Settlement agreements are often used to require individuals to waive their rights to pursue claims of discrimination in the employment tribunal.
There are various types of discrimination claims which may be brought in the Employment Tribunal.
These include sex, age, sexuality, race, religion or belief, nationality and/or disability discrimination. All of those claims may be brought within three months of the date of an act or omission which gives rise to less favourable treatment based on one of the prohibited grounds.
These claims may be brought to the Employment Tribunal, and it is possible to recover both financial losses as well as a sum attributable to your injury to feelings.
The financial losses are unlimited, unlike unfair dismissal claims which contain a statutory limit.
Proving your claim for discrimination
To prove a discrimination claim, one must show that they have been treated less favourably than a comparator for a prohibited reason or on a prohibited ground.
If you believe that a discrimination claim may have arisen before or as a result of you being offered the settlement agreement, you should advise your solicitor accordingly.
It is for your instructed solicitor to factor that into his or her thinking when advising you on your settlement agreement. This will have a significant impact on whether or not you should sign the settlement agreement or whether you should consider negotiating the sums being offered to you under that agreement.
Because a discrimination claim has unlimited damages if there is compelling evidence supporting a discrimination claim, then it may be the case that you should negotiate on the terms of the settlement agreement to leverage an increase on what has been offered to you. Your solicitor advising you on the settlement agreement can advise you accordingly.
Types of discrimination
Discrimination primarily comes in two forms firstly direct discrimination and secondly indirect discrimination.
This is where an employee can argue that a comparator is being treated more favourably than they are and the reason for this less favourable treatment that they are suffering is a prohibited reason.
This is where there is a criterion or practice employed by an employer which has a comparatively less favourable impact upon individuals who occupy a protected characteristic.
For example, a provision which is causing less favourable treatment to be suffered by working mothers could be regarded as indirectly discriminatory on the grounds of one sex.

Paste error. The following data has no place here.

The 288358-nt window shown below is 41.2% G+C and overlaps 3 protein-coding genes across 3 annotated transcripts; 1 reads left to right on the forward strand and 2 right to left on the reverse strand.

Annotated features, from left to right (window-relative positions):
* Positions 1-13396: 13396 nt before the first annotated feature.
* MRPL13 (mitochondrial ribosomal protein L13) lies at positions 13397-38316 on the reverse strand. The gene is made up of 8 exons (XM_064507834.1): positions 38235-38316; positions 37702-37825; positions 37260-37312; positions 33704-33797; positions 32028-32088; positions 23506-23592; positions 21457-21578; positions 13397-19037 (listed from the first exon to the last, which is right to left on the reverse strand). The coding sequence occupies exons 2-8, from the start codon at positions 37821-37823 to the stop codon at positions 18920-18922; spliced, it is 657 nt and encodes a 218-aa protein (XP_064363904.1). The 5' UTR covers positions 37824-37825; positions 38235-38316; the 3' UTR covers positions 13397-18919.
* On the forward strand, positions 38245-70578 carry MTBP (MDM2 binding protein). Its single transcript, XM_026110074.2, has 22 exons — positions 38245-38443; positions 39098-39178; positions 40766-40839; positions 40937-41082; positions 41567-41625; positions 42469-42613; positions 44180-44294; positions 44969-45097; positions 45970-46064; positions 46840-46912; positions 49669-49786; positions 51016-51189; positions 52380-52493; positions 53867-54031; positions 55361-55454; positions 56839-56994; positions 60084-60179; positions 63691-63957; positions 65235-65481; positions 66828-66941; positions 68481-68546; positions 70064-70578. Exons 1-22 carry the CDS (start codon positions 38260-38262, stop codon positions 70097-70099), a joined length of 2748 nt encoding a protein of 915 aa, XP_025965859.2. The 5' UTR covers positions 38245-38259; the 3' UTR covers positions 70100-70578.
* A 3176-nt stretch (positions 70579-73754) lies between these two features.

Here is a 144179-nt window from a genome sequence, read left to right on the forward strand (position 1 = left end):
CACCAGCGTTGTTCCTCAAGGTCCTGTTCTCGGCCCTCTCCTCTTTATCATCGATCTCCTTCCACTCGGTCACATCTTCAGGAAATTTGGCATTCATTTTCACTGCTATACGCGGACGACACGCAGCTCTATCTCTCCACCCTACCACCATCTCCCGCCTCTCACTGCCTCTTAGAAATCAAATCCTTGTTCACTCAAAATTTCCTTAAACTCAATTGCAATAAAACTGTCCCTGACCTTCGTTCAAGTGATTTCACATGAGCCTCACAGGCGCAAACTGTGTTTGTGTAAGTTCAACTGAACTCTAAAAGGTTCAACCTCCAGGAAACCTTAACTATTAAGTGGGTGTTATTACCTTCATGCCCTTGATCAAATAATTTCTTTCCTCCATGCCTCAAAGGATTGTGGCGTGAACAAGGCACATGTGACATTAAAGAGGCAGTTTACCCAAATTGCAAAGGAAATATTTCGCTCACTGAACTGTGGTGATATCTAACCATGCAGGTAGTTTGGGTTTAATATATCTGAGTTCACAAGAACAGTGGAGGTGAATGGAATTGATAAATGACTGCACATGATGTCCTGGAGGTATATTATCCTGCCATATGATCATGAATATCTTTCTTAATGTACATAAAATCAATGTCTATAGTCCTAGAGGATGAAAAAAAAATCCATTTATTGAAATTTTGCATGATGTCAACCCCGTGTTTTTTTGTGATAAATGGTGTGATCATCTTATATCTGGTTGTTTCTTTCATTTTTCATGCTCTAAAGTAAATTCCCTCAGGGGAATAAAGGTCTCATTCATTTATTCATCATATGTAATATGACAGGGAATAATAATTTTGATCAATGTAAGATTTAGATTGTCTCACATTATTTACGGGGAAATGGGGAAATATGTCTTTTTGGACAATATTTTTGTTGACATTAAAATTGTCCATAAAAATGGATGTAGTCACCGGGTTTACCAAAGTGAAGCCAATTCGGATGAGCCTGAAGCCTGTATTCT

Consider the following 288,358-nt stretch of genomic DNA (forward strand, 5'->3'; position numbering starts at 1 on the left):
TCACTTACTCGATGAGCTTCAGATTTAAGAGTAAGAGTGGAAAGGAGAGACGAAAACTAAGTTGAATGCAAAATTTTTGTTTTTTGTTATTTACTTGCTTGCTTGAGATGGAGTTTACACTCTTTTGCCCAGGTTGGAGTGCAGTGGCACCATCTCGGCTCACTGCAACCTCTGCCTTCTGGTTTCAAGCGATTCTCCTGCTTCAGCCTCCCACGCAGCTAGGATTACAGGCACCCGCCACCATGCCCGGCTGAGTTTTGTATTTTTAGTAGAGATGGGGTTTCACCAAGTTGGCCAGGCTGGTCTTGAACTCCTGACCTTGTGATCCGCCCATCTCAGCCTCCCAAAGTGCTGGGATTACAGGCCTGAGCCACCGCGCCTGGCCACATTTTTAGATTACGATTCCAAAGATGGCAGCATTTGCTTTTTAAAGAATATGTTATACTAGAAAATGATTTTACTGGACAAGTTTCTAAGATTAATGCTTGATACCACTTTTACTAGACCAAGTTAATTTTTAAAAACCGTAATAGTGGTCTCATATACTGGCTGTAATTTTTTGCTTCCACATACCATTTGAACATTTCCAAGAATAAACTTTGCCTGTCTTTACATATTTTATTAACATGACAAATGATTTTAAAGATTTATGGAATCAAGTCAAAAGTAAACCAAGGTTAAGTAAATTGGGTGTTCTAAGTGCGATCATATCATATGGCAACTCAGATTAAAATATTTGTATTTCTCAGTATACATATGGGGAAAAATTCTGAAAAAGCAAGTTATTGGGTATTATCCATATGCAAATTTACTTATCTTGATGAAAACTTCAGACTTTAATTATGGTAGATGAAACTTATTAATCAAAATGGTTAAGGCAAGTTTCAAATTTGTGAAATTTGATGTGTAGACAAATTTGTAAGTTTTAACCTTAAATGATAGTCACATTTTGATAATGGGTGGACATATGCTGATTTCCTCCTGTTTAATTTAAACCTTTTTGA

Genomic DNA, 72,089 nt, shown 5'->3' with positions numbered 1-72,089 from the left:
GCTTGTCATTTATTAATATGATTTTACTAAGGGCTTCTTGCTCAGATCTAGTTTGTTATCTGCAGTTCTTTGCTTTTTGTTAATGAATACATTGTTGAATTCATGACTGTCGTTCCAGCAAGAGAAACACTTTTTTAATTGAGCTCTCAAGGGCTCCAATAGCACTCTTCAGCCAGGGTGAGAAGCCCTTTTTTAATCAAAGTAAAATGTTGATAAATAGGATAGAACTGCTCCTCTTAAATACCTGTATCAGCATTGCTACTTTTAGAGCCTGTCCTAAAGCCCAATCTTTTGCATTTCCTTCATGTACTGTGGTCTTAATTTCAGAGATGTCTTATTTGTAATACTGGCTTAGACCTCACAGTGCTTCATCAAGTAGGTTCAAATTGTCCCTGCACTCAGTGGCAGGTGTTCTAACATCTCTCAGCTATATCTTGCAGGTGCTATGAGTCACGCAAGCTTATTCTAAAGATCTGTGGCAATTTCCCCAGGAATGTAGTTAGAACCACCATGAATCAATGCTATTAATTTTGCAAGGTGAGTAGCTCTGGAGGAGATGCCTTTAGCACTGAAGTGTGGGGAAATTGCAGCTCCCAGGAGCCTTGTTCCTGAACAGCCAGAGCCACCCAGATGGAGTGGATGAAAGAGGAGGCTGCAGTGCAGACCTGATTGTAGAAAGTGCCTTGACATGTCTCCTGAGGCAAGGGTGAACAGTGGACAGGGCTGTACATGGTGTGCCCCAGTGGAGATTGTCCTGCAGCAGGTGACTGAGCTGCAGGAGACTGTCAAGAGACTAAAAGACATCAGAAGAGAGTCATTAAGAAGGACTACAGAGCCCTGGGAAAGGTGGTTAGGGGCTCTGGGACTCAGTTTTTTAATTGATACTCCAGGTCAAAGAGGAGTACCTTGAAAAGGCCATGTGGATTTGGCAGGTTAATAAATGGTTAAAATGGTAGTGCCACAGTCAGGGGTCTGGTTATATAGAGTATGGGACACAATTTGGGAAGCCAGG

In addition, a criterion or practice which required individuals to work on certain days of the week which may ordinarily be set aside for religious reasons could amount to less favourable treatment on the grounds of religion or belief.
Employees who believe that they may have been subjected to discriminatory treatment would be advised to issue a formal written grievance under the ACAS code of practice governing workplace disputes.
This will require their employer to instigate a formal process to address their concerns including investigating those concerns setting up a meeting to discuss those concerns and issuing a written conclusion with reasons for that conclusion together with the right of appeal.
If an employee remains unhappy following the conclusion of a formal grievance process, they are at liberty to issue a claim in the employment tribunal within three months of the date of the alleged act or omission which they say gives rise to a claim of discrimination.
Before you sign
Before signing a settlement agreement, individuals should make sure that they provide full details of any discriminatory treatment they have been subjected to by their legal adviser.
That legal advisor will need to factor into his or her consideration the potential merit in any discrimination claims together with the potential value of the same when determining whether or not these sums of money payable under the settlement agreement are sufficient given the fact their client may be waiving the right to pursue those claims.
Discrimination claims with merit of course also have a stigma attached and as such employers are often keen to resolve those amicably rather than fight the issue in a public forum i.e. the employment tribunal.